By means of multivariate linkage analysis, we identified a major locus, TNF1, that controls BCG-triggered tumor necrosis factor production. Surprisingly, TNF1 was mapped in the vicinity of the TST1 locus, which controls tuberculin skin test negativity per se in the same family sample.
Background. Tumor necrosis factor (TNF) is a key immune regulator of tuberculosis resistance, as exemplified by the highly increased risk of tuberculosis disease among individuals receiving TNF-blocker therapy.
Methods. We determined the extent of TNF production after stimulation with BCG or BCG plus interferon gamma (IFN-γ) using a whole blood assay in 392 children belonging to 135 nuclear families from an area hyperendemic for tuberculosis in South Africa. We conducted classical univariate and bivariate genome-wide linkage analysis of TNF production using the data from both stimulation protocols by means of an extension of the maximum-likelihood-binomial method for quantitative trait loci to multivariate analysis.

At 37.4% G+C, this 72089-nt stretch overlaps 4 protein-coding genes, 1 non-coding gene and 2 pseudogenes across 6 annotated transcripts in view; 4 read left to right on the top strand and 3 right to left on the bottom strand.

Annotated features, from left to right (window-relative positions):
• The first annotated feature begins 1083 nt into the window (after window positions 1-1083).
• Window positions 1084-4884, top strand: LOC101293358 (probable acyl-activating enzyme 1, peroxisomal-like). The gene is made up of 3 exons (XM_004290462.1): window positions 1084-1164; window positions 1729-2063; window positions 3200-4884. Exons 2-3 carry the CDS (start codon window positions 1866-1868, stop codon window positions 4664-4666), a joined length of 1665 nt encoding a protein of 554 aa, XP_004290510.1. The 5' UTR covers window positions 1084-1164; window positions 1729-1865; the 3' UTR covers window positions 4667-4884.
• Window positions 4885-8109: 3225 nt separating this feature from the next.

Results. Stimulation of whole blood by either BCG or BCG plus IFN-γ resulted in a range of TNF release across subjects. Extent of TNF production following both stimulation protocols was highly correlated (r = 0.81). We failed to identify genetic linkage of TNF release when considering each stimulus separately. However, using a multivariate approach, we detected a major pleiotropic locus (P < 10−5) on chromosome region 11p15, termed TNF locus 1 (TNF1), that controlled TNF production after stimulation by both BCG alone and BCG plus IFN-γ.
Conclusions. The TNF1 locus was mapped in the vicinity of the TST1 locus, previously identified in the same family sample, that controls tuberculin skin test (TST) negativity per se, that is, T-cell–independent resistance to Mycobacterium tuberculosis infection. This suggested that there is a connection between TST negativity per se and TNF production.